There is an easier way to judge when to sell short. Read on and you shall learn…
In case you are unaware, selling short is a stock trading system where you are betting on the price of a stock to go down. you make money by “borrowing” the stock from your broker and selling it, hoping to make out by buying it back at a lower price when you return it to your broker. This has a lot of risk because if the stock goes up you are now in debt to your broker becuase you have to return to them the same amount of stock as you borrowed.
One thing I have learned about stocks is that certain trends are a given. One trend in particular is that of the “dividend crash.”
The dividend crash, as I call it, is the peculiar nature of most stocks to fall in value just about the time dividends are paid out. Look at this 5 year example of AT&T stock. Nearly every dividend marker on the chart is at the bottom, or very close to the bottom, of the share price. It is then followed by a climb in value. Verizon has the same thing in it’s history as well.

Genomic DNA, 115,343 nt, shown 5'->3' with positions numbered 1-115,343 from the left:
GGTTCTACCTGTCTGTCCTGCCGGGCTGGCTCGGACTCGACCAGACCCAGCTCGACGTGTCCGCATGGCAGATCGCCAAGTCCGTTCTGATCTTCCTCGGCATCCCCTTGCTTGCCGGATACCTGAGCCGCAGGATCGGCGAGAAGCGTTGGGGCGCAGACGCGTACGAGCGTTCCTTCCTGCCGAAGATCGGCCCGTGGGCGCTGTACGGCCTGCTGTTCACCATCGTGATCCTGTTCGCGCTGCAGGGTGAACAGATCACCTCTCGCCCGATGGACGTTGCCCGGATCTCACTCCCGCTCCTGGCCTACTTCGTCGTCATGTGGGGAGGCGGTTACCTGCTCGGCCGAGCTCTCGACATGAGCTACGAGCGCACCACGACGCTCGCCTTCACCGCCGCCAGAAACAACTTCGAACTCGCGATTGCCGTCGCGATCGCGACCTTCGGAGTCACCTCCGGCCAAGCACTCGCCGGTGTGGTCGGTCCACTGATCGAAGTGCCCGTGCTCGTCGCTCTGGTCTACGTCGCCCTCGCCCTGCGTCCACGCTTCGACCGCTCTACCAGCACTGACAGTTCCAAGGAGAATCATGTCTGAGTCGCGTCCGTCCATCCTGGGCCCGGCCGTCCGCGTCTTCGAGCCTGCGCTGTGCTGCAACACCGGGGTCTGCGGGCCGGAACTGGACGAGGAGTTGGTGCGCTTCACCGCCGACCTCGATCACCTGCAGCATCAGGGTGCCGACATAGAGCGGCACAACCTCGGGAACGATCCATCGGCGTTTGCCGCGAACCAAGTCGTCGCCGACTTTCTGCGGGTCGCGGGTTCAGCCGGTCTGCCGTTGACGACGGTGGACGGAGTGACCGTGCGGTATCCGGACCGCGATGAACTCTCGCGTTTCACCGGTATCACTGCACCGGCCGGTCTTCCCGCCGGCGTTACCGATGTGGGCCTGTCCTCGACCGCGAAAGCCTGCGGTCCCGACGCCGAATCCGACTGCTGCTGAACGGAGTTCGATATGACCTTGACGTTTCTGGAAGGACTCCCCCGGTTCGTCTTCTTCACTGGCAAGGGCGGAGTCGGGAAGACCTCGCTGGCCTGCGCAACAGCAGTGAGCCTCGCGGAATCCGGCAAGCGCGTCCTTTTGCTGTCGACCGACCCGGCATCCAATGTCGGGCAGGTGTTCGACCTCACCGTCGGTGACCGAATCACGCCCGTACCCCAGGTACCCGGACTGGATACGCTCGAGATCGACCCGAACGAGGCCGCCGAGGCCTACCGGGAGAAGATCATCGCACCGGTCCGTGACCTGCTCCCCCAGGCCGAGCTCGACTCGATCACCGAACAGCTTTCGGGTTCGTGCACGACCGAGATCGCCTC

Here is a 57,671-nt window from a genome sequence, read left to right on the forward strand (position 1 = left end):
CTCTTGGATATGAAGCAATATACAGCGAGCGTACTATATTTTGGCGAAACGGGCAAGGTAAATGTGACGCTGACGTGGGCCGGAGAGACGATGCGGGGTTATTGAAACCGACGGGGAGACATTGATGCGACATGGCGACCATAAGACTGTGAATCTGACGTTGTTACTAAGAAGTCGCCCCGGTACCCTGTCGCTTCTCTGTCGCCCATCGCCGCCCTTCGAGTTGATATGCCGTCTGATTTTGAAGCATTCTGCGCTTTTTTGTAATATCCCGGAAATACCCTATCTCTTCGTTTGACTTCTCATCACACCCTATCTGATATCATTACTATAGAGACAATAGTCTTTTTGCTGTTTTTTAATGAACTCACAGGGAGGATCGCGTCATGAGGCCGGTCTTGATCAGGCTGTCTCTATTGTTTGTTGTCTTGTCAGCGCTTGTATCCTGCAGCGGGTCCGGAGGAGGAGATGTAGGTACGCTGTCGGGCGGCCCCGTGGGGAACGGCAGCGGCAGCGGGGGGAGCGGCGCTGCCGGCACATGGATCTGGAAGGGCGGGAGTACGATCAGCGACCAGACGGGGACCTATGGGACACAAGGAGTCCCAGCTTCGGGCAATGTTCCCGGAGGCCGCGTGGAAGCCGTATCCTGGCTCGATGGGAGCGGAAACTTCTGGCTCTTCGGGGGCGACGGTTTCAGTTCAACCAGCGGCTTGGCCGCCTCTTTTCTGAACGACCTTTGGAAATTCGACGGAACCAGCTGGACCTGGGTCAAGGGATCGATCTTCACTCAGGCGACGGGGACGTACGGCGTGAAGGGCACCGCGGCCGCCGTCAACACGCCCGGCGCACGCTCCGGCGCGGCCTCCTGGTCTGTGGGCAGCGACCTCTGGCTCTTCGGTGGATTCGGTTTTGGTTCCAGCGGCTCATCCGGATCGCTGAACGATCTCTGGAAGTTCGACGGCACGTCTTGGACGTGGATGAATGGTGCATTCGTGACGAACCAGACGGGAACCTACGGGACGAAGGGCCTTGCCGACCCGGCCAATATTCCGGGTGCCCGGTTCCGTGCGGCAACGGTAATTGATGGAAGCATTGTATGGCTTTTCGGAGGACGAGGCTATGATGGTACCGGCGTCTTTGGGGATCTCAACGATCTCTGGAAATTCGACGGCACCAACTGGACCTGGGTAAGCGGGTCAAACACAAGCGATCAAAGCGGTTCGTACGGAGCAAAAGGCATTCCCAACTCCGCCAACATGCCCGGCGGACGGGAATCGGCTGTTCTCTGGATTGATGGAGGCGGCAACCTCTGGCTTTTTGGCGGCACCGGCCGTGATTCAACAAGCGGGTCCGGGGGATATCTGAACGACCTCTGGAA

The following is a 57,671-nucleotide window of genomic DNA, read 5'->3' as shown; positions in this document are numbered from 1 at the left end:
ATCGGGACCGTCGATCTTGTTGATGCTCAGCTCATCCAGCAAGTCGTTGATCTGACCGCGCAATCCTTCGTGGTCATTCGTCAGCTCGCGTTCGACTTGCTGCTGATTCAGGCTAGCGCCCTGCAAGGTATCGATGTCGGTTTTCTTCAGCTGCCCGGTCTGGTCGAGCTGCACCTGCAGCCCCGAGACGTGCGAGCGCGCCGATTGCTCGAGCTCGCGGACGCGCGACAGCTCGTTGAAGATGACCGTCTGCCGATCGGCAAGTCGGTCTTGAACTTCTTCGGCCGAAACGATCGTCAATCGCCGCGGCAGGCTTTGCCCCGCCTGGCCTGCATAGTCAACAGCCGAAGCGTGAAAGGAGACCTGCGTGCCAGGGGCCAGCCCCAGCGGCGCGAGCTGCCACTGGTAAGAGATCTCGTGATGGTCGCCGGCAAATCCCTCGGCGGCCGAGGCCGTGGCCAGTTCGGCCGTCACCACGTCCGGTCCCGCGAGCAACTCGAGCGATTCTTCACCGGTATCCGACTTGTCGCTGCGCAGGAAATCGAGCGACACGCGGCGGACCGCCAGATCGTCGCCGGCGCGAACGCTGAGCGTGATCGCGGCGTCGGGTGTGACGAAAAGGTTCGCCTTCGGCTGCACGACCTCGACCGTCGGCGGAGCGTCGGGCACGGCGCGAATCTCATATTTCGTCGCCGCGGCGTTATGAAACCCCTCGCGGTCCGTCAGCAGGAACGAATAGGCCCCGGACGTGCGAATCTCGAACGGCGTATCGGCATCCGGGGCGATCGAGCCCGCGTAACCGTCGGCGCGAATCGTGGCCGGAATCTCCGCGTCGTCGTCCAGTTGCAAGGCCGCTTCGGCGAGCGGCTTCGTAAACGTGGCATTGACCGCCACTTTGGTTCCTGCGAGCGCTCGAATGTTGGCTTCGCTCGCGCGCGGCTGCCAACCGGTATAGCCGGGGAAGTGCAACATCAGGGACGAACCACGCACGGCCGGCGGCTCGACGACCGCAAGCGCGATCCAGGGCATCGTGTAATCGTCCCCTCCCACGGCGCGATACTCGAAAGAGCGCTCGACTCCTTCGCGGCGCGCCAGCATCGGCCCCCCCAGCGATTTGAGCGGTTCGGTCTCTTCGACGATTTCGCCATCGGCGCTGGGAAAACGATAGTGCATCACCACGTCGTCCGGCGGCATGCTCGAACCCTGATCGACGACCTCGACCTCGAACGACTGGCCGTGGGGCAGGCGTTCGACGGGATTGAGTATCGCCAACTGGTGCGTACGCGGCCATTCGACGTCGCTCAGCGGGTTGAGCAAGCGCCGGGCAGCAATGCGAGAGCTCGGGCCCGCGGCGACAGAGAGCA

Now let me say this as well, not all companies go through this dividend crash phase. That is why it is very important for you to look at the history of a stock before attempting to use this trend for financial gain.
A quick look at Sprint will show you that they do not go through this phase in the same way that AT&T and Verizon do!
Just so you know, shorting dividend bearing stocks has one other component involved in that you are responsible for paying the dividend to the brokerage you borrowed the stock from. The other problem with shorting dividend stocks is that you can not sell short (in the USA) unless the stock is climbing in value, this is to prevent run away drops in stock value. Using this method requires careful planning and exact timing, it is not a strategy for the new investor to attempt.
I hope this information proves as valuable to you as it has to me.
DISCLAIMER: I am not a stock market analyst. Following the suggestions in this series of articles is done at your own risk. Before you invest in any stocks or bonds please take some time to talk to someone who knows more about the market than I do!